The Case for Joint Management of Exchange Rate Flexibility
AbstractThe succession of severe financial and exchange rate crises in recent years has given a new sense of urgency to the debate on the "international financial architecture." Given the severity of these events, it is hard to justify the claim made by some that what is really at issue is a coincidence of local, independent mistakes rationally sanctioned by investors.1 While studying the local, specific origins of each of the recent crises may provide useful insights on how to behave in today's highly interdependent international economy and how to accommodate "hot" capital flows, it is essential to focus on the systemic reasons why such crises occur as they have such severe implications.
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Bibliographic InfoPaper provided by Peterson Institute for International Economics in its series Working Paper Series with number wp99-9.
Date of creation: 1999
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- Thomas I. Palley, 2006. "The Fallacy of the Revised Bretton Woods Hypothesis: Why TodayÕs International Financial System Is Unsustainable," Economics Public Policy Brief Archive ppb_85, Levy Economics Institute, The.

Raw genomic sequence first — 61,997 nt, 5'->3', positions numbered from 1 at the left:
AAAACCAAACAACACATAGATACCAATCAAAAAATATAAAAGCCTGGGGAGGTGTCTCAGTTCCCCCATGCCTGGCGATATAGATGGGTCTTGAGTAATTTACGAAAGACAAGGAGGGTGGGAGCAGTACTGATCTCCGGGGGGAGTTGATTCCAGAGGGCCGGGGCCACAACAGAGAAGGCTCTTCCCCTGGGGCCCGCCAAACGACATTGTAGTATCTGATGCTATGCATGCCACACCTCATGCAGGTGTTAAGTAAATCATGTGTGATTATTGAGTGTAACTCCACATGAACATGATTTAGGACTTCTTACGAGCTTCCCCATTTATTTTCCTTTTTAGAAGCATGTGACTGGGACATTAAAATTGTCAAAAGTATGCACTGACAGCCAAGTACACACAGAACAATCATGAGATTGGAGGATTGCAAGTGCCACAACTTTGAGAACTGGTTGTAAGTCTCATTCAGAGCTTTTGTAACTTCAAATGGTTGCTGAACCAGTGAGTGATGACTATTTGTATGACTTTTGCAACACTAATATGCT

- Thomas I. Palley, 2006. "The Fallacy of the Revised Bretton Woods Hypothesis: Why Today’s System is Unsustainable and Suggestions for a Replacement," Working Papers wp114, Political Economy Research Institute, University of Massachusetts at Amherst.
- Ramkishen S. Rajan & Tony Cavoli, 2010.
"Exchange Rate Arrangements For East Asia Post-Crisis: Examining The Case For Open Economy Inflation Targeting,"
- Tony Cavoli & Ramkishen Rajan, 2003. "Exchange Rate Arrangements for East Asia Post-Crisis: Examining the Case for Open Economy Inflation Targeting," Centre for International Economic Studies Working Papers 2003-10, University of Adelaide, Centre for International Economic Studies.
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